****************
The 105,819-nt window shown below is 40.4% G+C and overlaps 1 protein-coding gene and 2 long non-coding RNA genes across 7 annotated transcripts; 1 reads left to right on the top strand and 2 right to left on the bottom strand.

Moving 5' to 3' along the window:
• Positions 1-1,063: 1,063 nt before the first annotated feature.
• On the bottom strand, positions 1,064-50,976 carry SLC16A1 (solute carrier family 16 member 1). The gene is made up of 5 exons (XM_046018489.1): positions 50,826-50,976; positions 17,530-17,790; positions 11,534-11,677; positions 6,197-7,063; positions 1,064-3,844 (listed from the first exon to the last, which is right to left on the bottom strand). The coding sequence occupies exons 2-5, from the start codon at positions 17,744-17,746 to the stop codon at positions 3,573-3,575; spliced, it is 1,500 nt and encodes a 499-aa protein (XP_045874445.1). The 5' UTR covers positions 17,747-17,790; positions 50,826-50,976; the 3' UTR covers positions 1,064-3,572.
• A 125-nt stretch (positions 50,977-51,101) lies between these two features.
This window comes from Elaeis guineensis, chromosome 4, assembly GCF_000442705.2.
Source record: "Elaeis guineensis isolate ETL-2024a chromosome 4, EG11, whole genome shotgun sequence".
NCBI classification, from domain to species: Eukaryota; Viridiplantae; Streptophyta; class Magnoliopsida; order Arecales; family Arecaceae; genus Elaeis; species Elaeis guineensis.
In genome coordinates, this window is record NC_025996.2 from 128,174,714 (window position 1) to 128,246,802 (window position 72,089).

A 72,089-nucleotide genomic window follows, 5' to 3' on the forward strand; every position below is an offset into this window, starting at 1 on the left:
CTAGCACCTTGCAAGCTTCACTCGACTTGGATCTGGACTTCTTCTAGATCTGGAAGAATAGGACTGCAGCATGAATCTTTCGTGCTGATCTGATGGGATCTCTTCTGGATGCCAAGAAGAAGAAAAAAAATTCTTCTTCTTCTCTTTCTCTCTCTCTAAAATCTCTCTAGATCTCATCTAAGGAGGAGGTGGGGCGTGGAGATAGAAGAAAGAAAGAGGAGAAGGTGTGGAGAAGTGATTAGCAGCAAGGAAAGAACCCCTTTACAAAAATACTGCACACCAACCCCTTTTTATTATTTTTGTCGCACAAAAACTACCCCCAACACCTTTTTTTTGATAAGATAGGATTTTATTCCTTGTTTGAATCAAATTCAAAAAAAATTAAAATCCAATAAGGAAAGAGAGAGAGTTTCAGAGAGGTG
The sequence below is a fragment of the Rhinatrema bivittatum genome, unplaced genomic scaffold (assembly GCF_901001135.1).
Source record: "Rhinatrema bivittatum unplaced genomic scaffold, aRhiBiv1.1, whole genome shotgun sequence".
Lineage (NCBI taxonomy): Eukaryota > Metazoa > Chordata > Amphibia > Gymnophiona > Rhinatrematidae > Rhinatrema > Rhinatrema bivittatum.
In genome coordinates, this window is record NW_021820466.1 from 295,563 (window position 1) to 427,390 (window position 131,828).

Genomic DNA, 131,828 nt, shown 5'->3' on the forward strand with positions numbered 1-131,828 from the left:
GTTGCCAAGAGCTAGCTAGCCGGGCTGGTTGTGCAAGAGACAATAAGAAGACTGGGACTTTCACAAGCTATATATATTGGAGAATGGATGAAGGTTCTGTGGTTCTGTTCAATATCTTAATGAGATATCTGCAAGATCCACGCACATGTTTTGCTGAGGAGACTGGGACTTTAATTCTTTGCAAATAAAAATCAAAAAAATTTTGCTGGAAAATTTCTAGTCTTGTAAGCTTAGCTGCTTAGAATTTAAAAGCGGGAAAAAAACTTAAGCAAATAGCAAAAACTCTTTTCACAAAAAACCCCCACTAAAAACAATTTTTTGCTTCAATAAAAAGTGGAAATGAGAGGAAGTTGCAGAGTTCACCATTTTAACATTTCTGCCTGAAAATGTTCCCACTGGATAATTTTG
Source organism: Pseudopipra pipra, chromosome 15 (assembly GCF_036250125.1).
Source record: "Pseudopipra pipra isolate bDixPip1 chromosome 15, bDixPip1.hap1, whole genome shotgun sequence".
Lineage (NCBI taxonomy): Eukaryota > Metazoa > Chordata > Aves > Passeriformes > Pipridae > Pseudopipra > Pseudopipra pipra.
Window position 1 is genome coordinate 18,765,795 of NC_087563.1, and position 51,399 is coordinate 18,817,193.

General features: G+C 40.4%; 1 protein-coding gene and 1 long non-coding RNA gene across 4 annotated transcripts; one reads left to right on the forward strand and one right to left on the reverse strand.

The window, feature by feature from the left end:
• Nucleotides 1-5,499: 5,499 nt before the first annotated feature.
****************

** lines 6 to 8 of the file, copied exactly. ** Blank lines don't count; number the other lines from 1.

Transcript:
This window comes from Elaeis guineensis, chromosome 4, assembly GCF_000442705.2.
Source record: "Elaeis guineensis isolate ETL-2024a chromosome 4, EG11, whole genome shotgun sequence".
NCBI classification, from domain to species: Eukaryota; Viridiplantae; Streptophyta; class Magnoliopsida; order Arecales; family Arecaceae; genus Elaeis; species Elaeis guineensis.